3 years ago

Simulation-Based Multi-Objective Optimization of Institutional Building Renovation Considering Energy Consumption, Life-Cycle Cost and Life-Cycle Assessment

Seyed Amirhosain Sharif, Amin Hammad

Publication date: Available online 14 November 2018

Source: Journal of Building Engineering

Author(s): Seyed Amirhosain Sharif, Amin Hammad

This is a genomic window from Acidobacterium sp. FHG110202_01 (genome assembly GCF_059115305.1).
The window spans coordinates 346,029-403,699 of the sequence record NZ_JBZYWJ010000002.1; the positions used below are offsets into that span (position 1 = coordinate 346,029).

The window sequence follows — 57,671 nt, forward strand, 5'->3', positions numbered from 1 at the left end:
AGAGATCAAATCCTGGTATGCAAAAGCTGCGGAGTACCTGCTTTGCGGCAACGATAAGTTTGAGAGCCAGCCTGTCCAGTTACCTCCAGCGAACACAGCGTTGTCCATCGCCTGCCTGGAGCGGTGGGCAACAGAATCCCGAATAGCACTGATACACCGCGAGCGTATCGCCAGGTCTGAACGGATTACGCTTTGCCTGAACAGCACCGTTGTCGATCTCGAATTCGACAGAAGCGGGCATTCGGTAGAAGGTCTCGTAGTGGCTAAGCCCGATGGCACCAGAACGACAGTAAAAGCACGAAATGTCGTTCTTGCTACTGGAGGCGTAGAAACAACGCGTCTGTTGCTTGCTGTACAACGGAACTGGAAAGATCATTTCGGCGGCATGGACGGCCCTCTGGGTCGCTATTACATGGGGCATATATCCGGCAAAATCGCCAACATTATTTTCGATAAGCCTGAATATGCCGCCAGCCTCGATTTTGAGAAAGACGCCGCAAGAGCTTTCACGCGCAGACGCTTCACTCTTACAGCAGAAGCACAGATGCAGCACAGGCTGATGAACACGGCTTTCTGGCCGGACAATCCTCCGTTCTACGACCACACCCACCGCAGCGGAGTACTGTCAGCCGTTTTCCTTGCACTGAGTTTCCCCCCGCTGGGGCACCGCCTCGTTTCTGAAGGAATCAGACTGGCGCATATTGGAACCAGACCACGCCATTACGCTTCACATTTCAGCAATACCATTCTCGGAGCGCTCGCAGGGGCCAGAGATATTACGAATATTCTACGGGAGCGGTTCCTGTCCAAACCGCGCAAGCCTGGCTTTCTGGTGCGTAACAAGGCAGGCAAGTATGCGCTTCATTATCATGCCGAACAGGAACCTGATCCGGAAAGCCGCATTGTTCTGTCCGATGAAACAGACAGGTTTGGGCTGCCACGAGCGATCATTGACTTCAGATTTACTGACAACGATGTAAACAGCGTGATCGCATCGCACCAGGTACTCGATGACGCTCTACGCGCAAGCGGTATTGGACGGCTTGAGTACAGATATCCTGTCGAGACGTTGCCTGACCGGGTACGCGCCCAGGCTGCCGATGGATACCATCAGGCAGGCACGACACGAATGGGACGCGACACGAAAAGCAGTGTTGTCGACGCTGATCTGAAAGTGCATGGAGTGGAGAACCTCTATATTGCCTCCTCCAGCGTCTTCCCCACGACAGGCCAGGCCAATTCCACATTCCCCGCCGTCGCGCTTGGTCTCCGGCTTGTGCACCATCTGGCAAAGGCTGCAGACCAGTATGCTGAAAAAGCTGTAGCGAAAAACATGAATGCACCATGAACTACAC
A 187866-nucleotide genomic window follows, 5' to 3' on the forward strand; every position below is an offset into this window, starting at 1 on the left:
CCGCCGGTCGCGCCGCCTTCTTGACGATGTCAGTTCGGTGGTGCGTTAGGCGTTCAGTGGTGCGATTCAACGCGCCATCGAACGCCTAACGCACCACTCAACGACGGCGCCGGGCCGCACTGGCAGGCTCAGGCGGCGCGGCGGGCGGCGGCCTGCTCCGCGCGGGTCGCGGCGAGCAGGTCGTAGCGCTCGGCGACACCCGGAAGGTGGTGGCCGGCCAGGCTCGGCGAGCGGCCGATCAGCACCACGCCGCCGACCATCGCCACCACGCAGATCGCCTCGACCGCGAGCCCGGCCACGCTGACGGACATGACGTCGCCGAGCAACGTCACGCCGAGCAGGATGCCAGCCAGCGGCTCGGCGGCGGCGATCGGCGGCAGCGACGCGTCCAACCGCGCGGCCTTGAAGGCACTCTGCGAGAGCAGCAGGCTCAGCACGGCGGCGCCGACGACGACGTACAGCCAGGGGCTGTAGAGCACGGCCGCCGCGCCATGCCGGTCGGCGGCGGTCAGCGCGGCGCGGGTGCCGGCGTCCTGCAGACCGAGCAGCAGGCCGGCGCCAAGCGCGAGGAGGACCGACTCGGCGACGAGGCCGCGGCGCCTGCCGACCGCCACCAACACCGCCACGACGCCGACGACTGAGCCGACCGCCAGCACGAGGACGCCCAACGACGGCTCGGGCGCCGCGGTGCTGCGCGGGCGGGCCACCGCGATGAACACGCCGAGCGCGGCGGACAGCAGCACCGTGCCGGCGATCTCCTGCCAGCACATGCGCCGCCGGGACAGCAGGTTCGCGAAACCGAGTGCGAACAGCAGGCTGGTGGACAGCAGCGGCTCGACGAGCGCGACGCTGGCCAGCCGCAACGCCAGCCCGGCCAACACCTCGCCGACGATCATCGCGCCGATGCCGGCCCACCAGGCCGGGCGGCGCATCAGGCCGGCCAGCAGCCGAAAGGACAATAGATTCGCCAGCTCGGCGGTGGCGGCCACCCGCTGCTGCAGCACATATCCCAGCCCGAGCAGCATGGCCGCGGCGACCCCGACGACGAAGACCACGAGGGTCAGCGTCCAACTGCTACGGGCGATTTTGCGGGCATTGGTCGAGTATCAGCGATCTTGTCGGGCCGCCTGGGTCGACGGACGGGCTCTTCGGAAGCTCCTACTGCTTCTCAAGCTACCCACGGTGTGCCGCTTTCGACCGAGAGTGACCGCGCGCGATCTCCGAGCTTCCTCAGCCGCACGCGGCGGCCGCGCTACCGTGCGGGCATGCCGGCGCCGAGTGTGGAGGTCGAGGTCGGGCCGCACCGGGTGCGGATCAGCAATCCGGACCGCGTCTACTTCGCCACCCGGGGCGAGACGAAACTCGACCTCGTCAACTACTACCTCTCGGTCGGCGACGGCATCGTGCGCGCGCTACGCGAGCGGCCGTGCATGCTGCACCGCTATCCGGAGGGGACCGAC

Buildings are responsible for a significant amount of energy consumption resulting in a considerable negative environmental impact. Therefore, it is essential to decrease their energy consumption by improving the design of new buildings or renovating existing buildings. Heat losses or gains through building envelopes affect the energy use and the indoor condition. Heating, Ventilation, and Air Conditioning (HVAC) and lighting systems are responsible for 33% and 25% of the total energy consumption in office buildings, respectively. However, renovating building envelopes and energy consuming systems to lessen energy losses is usually expensive and has a long payback period. Despite the significant contribution of research on optimizing energy consumption, there is limited research focusing on the renovation of existing buildings to minimize their Life Cycle Cost (LCC) and environmental impact using Life Cycle Assessment (LCA). This paper aims to find the optimal scenario for the renovation of institutional buildings considering energy consumption and LCA while providing an efficient method to deal with the limited renovation budget. Different scenarios can be compared in a building renovation strategy to improve energy efficiency. Each scenario considers several methods including the improvement of the building envelopes, HVAC and lighting systems. However, some of these scenarios could be inconsistent and should be eliminated. Another consideration in this research is the appropriate coupling of renovation scenarios. For example, the HVAC system must be redesigned when renovating the building envelope to account for the reduced energy demand and to avoid undesirable side effects. A genetic algorithm (GA), coupled with an energy simulation tool, is used for simultaneously minimizing the energy consumption, LCC, and environmental impact of a building. A case study is developed to demonstrate the feasibility of the proposed method.

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